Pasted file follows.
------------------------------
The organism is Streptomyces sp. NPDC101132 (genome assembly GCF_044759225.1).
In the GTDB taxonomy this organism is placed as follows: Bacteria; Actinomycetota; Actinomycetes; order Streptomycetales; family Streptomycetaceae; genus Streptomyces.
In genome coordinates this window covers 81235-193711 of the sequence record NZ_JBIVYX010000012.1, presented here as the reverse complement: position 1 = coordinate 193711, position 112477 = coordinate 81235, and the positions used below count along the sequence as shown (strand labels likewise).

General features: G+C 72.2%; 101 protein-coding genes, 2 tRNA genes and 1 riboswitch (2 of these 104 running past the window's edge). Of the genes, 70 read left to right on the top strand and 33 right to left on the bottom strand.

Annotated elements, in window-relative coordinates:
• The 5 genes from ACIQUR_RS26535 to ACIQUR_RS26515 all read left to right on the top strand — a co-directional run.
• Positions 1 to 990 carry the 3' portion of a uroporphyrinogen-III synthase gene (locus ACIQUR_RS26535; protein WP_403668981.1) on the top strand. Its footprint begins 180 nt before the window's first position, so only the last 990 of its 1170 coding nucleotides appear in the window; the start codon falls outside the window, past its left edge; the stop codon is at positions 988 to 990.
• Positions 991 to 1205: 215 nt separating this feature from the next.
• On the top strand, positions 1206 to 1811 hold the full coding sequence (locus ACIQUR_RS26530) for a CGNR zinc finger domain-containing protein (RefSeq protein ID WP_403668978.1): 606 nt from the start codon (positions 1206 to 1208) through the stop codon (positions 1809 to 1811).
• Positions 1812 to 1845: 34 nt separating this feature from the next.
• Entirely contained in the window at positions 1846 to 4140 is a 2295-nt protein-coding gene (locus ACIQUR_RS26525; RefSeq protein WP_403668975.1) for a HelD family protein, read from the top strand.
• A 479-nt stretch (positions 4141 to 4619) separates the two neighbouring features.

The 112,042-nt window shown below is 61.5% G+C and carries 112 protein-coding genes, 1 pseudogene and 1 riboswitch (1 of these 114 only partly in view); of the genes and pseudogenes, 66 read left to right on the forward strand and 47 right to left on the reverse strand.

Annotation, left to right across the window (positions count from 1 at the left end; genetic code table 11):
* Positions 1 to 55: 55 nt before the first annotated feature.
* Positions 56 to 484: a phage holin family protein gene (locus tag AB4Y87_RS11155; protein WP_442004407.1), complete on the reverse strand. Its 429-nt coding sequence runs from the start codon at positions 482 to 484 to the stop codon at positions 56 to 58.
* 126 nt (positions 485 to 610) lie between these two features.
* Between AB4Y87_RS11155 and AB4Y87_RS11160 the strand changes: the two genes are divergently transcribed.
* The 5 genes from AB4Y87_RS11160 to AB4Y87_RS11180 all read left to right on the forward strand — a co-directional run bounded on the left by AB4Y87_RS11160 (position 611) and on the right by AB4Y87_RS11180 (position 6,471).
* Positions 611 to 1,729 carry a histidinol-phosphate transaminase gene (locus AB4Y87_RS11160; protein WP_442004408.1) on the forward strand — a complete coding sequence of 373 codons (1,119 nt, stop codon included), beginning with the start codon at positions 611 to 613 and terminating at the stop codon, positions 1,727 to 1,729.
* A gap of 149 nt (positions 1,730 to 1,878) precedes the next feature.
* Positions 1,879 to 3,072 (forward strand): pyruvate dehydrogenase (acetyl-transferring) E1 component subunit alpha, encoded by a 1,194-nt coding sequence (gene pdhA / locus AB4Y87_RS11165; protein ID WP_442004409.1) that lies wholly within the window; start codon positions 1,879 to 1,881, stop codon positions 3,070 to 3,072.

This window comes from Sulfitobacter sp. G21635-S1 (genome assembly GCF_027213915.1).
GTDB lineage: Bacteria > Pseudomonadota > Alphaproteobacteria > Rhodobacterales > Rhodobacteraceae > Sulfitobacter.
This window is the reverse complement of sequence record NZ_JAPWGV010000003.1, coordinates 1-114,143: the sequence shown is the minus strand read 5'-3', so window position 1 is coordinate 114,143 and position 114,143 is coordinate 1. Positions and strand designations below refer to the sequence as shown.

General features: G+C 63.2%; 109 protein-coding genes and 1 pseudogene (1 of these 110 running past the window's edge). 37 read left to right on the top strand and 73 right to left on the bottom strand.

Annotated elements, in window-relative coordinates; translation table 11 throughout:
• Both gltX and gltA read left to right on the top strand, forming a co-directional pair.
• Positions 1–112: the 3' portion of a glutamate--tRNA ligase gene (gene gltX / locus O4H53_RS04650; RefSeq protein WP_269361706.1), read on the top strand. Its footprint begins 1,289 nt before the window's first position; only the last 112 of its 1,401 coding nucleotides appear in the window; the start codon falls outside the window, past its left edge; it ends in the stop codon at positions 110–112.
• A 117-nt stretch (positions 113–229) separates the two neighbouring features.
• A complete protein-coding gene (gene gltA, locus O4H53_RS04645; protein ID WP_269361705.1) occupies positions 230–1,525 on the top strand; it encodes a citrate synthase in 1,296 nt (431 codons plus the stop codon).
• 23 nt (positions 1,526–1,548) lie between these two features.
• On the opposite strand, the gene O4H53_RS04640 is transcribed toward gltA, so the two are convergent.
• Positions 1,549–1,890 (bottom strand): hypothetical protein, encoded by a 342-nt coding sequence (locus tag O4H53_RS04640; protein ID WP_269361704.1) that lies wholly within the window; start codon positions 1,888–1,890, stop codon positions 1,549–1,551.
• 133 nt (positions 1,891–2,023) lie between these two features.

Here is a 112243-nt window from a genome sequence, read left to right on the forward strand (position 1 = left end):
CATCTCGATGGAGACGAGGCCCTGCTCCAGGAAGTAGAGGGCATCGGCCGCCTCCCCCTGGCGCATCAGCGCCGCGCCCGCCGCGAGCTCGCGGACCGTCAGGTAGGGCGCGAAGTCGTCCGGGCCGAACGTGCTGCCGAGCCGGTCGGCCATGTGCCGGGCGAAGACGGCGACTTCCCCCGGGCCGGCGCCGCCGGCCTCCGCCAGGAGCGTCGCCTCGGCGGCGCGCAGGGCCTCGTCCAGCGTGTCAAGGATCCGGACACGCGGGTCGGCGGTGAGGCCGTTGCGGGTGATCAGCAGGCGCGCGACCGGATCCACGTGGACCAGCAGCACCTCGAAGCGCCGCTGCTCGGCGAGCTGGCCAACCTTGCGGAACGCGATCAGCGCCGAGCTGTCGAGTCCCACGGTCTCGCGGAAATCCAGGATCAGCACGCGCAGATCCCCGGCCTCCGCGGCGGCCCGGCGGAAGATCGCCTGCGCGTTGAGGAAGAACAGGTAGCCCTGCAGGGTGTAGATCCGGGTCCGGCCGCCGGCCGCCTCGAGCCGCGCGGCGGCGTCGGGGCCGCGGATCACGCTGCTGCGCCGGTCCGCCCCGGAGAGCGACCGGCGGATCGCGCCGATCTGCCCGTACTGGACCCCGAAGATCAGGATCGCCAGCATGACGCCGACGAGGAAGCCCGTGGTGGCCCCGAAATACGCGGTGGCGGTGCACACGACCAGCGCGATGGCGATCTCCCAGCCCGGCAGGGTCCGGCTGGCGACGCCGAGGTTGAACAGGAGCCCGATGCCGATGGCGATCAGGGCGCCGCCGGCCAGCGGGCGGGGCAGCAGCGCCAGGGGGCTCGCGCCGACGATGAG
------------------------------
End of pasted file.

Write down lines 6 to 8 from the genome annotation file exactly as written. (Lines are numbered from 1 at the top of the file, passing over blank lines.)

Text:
• The 5 genes from ACIQUR_RS26535 to ACIQUR_RS26515 all read left to right on the top strand — a co-directional run.
• Positions 1 to 990 carry the 3' portion of a uroporphyrinogen-III synthase gene (locus ACIQUR_RS26535; protein WP_403668981.1) on the top strand. Its footprint begins 180 nt before the window's first position, so only the last 990 of its 1170 coding nucleotides appear in the window; the start codon falls outside the window, past its left edge; the stop codon is at positions 988 to 990.
• Positions 991 to 1205: 215 nt separating this feature from the next.